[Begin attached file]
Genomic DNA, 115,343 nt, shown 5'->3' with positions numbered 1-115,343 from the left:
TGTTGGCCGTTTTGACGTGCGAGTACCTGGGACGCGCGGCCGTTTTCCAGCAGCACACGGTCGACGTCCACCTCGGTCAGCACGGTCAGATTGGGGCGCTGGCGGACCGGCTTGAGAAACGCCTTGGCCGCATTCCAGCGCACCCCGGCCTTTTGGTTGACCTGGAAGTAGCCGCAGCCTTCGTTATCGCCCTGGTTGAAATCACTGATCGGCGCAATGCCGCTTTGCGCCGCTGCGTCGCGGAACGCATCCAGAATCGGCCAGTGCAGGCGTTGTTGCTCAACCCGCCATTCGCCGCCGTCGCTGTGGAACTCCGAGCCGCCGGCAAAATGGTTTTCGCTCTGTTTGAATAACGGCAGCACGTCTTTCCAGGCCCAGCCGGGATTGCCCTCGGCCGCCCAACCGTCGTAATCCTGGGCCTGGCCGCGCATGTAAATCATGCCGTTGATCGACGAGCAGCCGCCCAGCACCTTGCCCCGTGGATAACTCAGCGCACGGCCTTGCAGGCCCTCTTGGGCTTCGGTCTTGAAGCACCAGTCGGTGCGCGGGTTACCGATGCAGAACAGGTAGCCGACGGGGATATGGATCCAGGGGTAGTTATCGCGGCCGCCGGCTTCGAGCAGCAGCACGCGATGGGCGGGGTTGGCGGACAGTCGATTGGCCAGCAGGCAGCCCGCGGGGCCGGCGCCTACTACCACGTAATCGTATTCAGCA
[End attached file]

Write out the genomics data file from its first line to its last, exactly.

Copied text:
Genomic DNA, 115,343 nt, shown 5'->3' with positions numbered 1-115,343 from the left:
TGTTGGCCGTTTTGACGTGCGAGTACCTGGGACGCGCGGCCGTTTTCCAGCAGCACACGGTCGACGTCCACCTCGGTCAGCACGGTCAGATTGGGGCGCTGGCGGACCGGCTTGAGAAACGCCTTGGCCGCATTCCAGCGCACCCCGGCCTTTTGGTTGACCTGGAAGTAGCCGCAGCCTTCGTTATCGCCCTGGTTGAAATCACTGATCGGCGCAATGCCGCTTTGCGCCGCTGCGTCGCGGAACGCATCCAGAATCGGCCAGTGCAGGCGTTGTTGCTCAACCCGCCATTCGCCGCCGTCGCTGTGGAACTCCGAGCCGCCGGCAAAATGGTTTTCGCTCTGTTTGAATAACGGCAGCACGTCTTTCCAGGCCCAGCCGGGATTGCCCTCGGCCGCCCAACCGTCGTAATCCTGGGCCTGGCCGCGCATGTAAATCATGCCGTTGATCGACGAGCAGCCGCCCAGCACCTTGCCCCGTGGATAACTCAGCGCACGGCCTTGCAGGCCCTCTTGGGCTTCGGTCTTGAAGCACCAGTCGGTGCGCGGGTTACCGATGCAGAACAGGTAGCCGACGGGGATATGGATCCAGGGGTAGTTATCGCGGCCGCCGGCTTCGAGCAGCAGCACGCGATGGGCGGGGTTGGCGGACAGTCGATTGGCCAGCAGGCAGCCCGCGGGGCCGGCGCCTACTACCACGTAATCGTATTCAGCA